It seems as though during the 1970’s Coca-Cola’s goal was to show that they supported unity of all nations and races during this time period. Their advertisements showed people of all different demographics laughing, singing, and having a great time together. I think the brand was trying to demonstrate that they supported world peace and equality for everyone. Coca-Cola has always had a positive brand image associated with their products, and they continued this idea through their advertisements in the 1970’s.

The Early Days of Coca-Cola Advertising

Advertising for Coca-Cola has been present since the beginning of the company. The layouts and strategies used to advertise the brand have changed with time. The first print ads were black and white, handwritten ads by Pemberton himself. Then, Candler began to use a different approach when he took over the company. He put the brand logo on as many thing in his pharmacy as he could, thinking the repetition of the image would get customers thinking about the product and, ultimately, lead to them purchasing the product. In addition, early advertisements for Coca-Cola featured many classy-looking women enjoying a fresh Coke. Then, the universally used image of Santa was created in the 1930’s. All of the ads were print ads, and later the company began to use radio ads and television commercials. Here are a few images showing early advertisements for Coke:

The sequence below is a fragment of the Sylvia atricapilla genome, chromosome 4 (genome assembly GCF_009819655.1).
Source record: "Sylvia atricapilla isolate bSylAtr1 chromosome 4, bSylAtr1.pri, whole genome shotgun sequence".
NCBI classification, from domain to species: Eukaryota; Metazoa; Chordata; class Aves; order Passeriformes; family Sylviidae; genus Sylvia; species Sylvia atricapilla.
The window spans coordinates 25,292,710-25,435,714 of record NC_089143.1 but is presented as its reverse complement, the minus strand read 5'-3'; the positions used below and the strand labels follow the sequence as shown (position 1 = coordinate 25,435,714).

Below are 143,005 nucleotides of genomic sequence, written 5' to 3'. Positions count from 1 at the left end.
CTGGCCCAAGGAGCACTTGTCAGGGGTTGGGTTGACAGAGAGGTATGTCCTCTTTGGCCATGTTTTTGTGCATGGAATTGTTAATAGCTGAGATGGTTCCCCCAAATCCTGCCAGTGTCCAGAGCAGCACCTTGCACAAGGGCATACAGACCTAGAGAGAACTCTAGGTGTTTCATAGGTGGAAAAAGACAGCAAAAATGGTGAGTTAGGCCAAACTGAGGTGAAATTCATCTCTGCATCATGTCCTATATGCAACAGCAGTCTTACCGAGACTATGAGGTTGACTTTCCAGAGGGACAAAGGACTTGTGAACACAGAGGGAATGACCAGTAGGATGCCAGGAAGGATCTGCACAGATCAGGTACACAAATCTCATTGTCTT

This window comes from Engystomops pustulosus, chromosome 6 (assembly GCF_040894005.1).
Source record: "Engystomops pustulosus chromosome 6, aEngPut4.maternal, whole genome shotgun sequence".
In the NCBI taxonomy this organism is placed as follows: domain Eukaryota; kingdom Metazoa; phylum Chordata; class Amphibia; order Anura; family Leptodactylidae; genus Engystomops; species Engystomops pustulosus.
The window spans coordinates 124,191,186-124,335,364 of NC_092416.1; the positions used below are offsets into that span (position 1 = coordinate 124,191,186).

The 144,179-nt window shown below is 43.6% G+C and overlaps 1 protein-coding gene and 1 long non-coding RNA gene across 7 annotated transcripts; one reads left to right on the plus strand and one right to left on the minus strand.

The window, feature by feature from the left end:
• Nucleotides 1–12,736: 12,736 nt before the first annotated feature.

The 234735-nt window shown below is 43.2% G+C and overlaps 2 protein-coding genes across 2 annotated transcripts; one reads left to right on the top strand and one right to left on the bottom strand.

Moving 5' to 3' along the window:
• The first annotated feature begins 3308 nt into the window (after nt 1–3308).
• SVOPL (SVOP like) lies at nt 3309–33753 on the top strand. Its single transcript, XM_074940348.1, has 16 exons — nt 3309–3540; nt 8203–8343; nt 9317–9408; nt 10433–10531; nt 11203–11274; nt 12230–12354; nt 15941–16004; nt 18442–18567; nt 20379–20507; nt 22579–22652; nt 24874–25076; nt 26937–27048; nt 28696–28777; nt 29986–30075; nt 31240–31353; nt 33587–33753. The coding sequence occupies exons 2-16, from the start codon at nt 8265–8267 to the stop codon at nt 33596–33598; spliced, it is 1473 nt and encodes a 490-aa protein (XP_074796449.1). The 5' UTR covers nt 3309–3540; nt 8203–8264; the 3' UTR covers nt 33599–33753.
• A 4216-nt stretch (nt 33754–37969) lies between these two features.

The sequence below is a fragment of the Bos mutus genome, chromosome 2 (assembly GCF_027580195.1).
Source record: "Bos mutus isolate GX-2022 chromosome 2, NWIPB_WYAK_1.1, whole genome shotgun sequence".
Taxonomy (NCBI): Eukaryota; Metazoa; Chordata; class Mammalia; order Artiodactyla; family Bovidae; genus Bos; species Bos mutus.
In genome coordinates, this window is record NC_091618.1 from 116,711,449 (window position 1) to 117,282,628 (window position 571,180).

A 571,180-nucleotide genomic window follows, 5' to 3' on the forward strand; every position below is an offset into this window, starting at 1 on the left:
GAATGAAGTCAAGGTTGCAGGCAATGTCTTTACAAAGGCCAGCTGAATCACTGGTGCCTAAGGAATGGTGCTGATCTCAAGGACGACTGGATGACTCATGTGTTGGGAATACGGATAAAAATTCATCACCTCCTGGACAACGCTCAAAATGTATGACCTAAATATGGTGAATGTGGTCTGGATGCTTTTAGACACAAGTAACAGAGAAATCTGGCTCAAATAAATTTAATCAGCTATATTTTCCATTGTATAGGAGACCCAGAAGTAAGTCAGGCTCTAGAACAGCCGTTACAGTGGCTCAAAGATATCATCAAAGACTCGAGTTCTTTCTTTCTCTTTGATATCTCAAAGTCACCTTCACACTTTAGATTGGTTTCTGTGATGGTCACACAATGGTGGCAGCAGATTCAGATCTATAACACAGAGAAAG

1905 Coca-Cola Oil Cloth Sign

1905- Early advertisements were wordy and less visually appealing.


1920- Advertisements start to make Coca-Cola feel more "fun".
1934 Advertisement featuring Santa Claus


1951- Coca-Cola Neon Sign


1963- You can see slight differences in the newer looking Santa Claus

Players in the World of Advertising for Coca-Cola